If you've been reading this blog for more than a hot second, you've noticed I write an awful lot about process. I love creativity and strategy as much as the next marketer, but the truth is, those are the places is where good ideas go to die unless there's a process for executing them.
And, importantly, process is frequently what separates successful content marketing and brand journalism from the rest.
It's not skill -- I can teach you how to be a better writer, or I can hire in help who already is.
It's not capacity -- Again, I can usually find the dough to fund an important writing project.
Content operations isn't sexy, but it's where the action really is.
If you're not meeting your goals or getting the results you want, take a closer look at how you make content. That's the best way to stop grinding your gears and start producing more and better content.
Content Operations Audit Step One
Start at the beginning, before the writing even starts, to evaluate how you find and form content ideas and sources.Key questions include: Where do good ideas come from and how can we vet them faster? How do we find the best sources? Who furnishes KWs, CTAs and meta data?
Content Operations Audit Step Two
Then consider every step along the writing process to identify bottlenecks, inefficiencies and opportunities to be more effective. Key questions include: How do we pre-write, draft and revise? Can we create templates for the formats we use most? Do we know how to consistently create good writing?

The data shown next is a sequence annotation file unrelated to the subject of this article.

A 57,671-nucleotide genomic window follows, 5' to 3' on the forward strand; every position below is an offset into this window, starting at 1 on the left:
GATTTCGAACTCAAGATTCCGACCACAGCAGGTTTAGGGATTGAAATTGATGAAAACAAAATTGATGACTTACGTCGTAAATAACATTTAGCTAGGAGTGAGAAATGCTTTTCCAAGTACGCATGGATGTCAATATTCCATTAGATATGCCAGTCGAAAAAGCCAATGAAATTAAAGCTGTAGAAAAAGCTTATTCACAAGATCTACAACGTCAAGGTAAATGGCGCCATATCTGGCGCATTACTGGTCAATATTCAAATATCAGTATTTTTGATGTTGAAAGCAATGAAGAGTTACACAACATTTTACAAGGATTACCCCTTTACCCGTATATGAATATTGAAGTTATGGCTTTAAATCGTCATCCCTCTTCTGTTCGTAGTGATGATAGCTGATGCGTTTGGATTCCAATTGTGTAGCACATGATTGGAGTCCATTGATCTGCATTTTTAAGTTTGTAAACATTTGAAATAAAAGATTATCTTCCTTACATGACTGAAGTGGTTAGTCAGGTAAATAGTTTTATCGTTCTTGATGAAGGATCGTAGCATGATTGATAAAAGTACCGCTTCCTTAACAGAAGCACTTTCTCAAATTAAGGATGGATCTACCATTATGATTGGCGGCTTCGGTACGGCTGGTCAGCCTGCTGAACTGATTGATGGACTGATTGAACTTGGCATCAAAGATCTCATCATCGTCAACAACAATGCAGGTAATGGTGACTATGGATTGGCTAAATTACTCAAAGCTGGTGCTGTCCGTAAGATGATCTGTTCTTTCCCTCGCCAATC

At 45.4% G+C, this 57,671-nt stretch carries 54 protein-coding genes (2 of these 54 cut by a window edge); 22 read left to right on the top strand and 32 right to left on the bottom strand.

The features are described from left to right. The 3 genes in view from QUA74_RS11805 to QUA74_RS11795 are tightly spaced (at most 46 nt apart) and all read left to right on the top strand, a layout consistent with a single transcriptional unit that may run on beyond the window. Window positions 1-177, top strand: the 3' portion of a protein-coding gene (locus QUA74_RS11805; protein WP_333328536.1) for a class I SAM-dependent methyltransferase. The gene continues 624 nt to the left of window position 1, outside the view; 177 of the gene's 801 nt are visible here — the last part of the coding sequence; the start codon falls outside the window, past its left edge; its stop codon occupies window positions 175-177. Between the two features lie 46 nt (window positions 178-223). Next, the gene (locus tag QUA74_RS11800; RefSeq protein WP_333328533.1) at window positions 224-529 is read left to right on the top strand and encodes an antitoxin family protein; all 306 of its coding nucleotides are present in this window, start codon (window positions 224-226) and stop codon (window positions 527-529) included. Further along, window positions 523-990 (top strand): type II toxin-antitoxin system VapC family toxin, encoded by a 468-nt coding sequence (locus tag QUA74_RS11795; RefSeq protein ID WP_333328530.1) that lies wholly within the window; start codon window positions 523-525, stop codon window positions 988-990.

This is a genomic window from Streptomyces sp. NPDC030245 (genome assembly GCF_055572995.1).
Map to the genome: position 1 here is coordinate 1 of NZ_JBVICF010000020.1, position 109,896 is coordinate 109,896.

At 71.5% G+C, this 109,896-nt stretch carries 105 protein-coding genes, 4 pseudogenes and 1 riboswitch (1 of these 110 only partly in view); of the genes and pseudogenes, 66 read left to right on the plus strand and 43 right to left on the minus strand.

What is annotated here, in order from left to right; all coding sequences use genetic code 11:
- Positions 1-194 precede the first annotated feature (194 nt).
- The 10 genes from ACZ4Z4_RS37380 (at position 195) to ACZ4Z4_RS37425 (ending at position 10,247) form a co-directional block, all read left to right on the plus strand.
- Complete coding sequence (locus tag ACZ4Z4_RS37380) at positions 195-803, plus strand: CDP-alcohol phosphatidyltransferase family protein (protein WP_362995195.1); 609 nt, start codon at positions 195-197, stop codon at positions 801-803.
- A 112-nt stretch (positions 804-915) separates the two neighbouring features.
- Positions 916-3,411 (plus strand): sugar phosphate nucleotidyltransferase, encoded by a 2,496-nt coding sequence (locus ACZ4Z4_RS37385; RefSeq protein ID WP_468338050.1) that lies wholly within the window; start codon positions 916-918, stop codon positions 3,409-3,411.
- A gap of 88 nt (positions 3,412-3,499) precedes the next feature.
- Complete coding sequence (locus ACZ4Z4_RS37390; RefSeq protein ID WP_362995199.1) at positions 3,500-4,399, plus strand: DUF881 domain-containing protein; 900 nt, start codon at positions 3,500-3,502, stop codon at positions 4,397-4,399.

Content Operations Audit Step Three
Don't forget to look at what happens to the content after it's written. Key questions include: What does the revision and approval process look like? How does the content get published?
Content Operations Audit Step Four
Compile the list of findings and recommendations. Then discuss them with core members of the content team and other stakeholders who are required in the process. Create steps and take them for a test drive till you find the right operational flow for your team.
I used this process to help The Recording Academy understand how its various content teams produced content and to create a shared process that worked for everyone and produce better results. We involved managers, writers/producers, tech and internal clients in investigating the existing procedures and developing new ones. The result was a work flow that improved creativity, speed to publish and crucial KPIs.